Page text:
We found a lonely Morel in the forest on a nature walk and decided to use it as a reference in a painting. Before the girls were born I started a very long painting of a forest floor with some morels. The painting was made using a technique of layering the paint and scraping some away with a fork to reveal the colour underneath.
It was such a fun technique and inspired many more paintings like it, so we wanted to show the girls how to do it! They had so much fun we decided to make it into a blog post so that others could give it a try! We love the way it looks but it’s also super fun for the kids to paint. Who doesn’t like painting with unusual, silly objects, like a fork!
Once the background is painted, it’s time to study a morel mushroom and paint it’s interesting curves and grooves. You could get lost in the shapes of a morel, they are fascinating and look like something from another world.
Older kids may prefer to paint the morel with a paint brush but younger ones will have fun creating the mushroom using their fingers and fingerprints! We also used a homemade stamp for the silhouette, which can be made using a potato or cardboard.
Using a natural item as a still life reference is always fun and it gives children a special connection to the natural world by examining the object and painting what they see.
Prior to painting, go on a nice nature walk and see what mushrooms you find. If you arent't certain that they are poisonous, leave them in the ground. You can also buy an edible mushroom at the store, or use a photo of a morel mushroom as reference.
The painting above was made by our two year old, so as you can see any age can make this craft. From two to 100. The other painting was created by Charlotte age 6.
Here's the wild morel that we found. Interested in finding some wild morels? They grow in one season only, the springtime! They can be found in the forest growing in both open areas and under trees. The best way to find a lot in one place is to go to a burn site from the previous summer, these are called burn morels and grow from the ashes of the fire!
We found this false Morel on our forest walk too! Do not eat these, they can make you sick.
Here is the long painting that the kids used as a reference. Notice the colours and the masking and scrapping directions.
You can add ladybugs to your painting, or anything else found in the forest! This one isn‘t finished and I plan to add more mushrooms and insects to it someday.
A Morel musroom or any mushroom as a still life reference or a Morel Photo
Washable or acrylic paint
A canvas, we used board canvas
Jar of water for the paints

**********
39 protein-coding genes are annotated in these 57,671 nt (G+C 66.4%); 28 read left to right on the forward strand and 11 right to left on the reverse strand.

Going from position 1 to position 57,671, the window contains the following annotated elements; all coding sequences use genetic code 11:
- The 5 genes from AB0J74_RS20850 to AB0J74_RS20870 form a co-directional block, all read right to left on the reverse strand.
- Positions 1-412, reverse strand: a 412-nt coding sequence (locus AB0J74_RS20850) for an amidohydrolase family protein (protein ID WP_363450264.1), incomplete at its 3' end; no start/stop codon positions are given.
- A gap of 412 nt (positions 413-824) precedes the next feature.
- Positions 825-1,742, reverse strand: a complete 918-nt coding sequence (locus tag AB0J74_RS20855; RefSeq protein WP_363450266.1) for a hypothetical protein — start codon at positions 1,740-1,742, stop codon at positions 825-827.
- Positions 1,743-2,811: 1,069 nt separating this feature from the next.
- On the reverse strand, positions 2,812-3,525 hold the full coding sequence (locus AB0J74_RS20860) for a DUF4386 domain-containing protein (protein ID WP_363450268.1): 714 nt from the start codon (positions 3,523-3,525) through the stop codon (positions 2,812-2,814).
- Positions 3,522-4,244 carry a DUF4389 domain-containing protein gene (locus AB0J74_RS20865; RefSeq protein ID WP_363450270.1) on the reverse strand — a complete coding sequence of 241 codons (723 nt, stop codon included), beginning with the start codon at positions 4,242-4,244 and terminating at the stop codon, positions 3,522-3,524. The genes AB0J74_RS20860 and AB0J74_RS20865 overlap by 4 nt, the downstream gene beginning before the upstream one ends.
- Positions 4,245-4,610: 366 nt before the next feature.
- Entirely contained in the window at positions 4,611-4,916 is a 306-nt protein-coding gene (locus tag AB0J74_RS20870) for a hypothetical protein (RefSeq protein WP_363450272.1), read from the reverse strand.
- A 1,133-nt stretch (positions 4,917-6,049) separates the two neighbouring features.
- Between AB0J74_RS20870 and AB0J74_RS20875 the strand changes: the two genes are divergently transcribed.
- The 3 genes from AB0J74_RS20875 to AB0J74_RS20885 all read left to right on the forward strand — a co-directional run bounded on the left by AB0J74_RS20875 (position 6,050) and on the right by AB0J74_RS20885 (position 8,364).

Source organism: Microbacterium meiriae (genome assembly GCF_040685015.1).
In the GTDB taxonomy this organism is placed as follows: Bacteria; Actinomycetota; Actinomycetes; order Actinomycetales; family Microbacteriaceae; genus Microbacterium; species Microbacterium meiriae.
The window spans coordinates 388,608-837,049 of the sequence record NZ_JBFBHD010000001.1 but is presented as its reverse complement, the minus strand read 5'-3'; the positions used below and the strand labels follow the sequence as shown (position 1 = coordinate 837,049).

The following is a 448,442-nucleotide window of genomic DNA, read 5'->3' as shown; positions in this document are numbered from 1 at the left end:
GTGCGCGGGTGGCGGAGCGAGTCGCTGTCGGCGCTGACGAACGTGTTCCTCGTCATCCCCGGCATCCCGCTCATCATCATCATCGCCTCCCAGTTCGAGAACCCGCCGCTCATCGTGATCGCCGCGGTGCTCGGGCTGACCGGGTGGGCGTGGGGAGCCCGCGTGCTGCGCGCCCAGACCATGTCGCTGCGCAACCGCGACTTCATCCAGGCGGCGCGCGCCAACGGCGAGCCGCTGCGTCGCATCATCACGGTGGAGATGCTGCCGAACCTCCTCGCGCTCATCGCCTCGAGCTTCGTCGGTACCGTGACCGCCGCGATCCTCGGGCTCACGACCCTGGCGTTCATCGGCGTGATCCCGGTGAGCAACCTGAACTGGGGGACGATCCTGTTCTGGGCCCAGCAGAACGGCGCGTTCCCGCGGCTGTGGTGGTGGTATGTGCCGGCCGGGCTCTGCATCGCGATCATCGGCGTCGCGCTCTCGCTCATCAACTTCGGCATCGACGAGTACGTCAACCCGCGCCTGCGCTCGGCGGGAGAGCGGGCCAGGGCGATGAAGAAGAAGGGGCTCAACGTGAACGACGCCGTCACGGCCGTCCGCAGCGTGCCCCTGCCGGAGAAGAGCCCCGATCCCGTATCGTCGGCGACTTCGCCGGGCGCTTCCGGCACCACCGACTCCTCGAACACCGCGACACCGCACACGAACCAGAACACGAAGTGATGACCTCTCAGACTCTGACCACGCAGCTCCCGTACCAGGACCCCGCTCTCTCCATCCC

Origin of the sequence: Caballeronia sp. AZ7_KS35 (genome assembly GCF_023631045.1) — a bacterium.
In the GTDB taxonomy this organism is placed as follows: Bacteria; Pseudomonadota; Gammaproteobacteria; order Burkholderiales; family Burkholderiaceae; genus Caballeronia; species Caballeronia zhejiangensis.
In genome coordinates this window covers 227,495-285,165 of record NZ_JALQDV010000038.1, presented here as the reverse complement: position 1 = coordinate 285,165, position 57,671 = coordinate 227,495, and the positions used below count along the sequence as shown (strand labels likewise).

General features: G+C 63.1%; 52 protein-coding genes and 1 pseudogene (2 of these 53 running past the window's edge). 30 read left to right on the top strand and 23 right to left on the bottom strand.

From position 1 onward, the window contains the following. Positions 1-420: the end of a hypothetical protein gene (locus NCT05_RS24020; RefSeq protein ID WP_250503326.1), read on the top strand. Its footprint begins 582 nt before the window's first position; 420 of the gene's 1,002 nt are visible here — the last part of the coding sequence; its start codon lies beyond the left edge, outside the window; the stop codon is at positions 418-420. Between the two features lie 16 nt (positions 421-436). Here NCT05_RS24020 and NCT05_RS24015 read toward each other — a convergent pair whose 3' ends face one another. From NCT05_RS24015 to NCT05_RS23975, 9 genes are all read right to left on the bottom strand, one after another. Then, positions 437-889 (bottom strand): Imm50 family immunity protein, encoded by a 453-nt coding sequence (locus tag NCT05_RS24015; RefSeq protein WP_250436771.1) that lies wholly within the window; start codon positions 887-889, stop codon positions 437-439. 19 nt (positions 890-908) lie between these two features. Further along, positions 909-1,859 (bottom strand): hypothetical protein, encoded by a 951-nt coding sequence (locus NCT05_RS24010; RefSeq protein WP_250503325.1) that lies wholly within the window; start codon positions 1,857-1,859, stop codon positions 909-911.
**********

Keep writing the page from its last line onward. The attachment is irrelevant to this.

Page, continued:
Optional: a Morel Stamp made from cardboard or a potato, to use as a white silhouette to start off the mushroom for the painting.
Use a photo of a morel if you can’t find a real one. Print it off from the computer.
1. Set up a white canvas with a paper under it to reduce any paint mess.
2. With a medium or large paint brush, paint the entire canvas yellow or a very light or bright green, even florescent green. Allow it to dry.
3. Place masking tape horizontally starting an inch or two from the bottom, then place another one two inches above the first one, then another one an inch above that, repeat until you teach the top.
You can make the masking tape thinner by ripping it or cutting it, or leave it as it is. Place them where you want, as long as it is horizontall placed and reaches from one side to the other.
4. With your darkest green colour paint two of the sections dark green. Paint the one at the bottom and then skip one, then paint the next one etc.
Make sure the paint is thick and don’t allow it to dry, so paint it fast & thick.
The masking tape will give you an even line so paint right over it, just don’t paint into the next section.
5. Before the paint dries, take your fork and scrap the paint downward, to create a grass-like look. You can scrap vertically or do what our two year old did and scrap wherever.
6. Continue the scrapping process to all of the dark green painted areas, so it now as the textured fork scraps. You‘ll be able to see the yellow underneath coming through.
7. Keep the masking tape on and now paint the rest of the yellow a light green, the sections you didn’t paint yet.
8. Do the same technique of painting it on and scrapping it with a fork before it dries. Scrap all of the light green sections.
9. You can now take off the masking tape.
10. You will have a bunch of yellow vertical lines left, take a different shade of yellow or green and Paint the remaining yellow areas carefully, you don’t have to paint right to the edge.
11. We painting light yellow on dark yellow, scrap the yellow with a fork . So that all of the segments now have some scrapping textures added to it.
Allow it to dry then paint a Morel!
Painting the Morel Mushroom:
To make it easier, you could make a cardboard stamp as a template, and then add cream or white coloured paint and stamp it on. This will be the underpaint for your morel.
The stamp helps the littler children, by showing them where to put the holes on the morel.
You will need to add more details and brown to the stamp but it helps to add a light silhouette first, either with a homemade cardboard stamp, a potato stamp or painting an oval white shape before painting the rest of the details.
Add the stem and all of the morel holes and any other brown colours that you see on your still-life or morel photo..
Let the child decide how they want to paint the morels, some like to use a brush, but others may prefer to finger paint it. Some of the holes were made with a brush and some with tiny fingers!
You can use fingerprints or finger smears to create the holes and it looks super cute and is an easy technique for kids.
Allow it to dry and display it somewhere nice!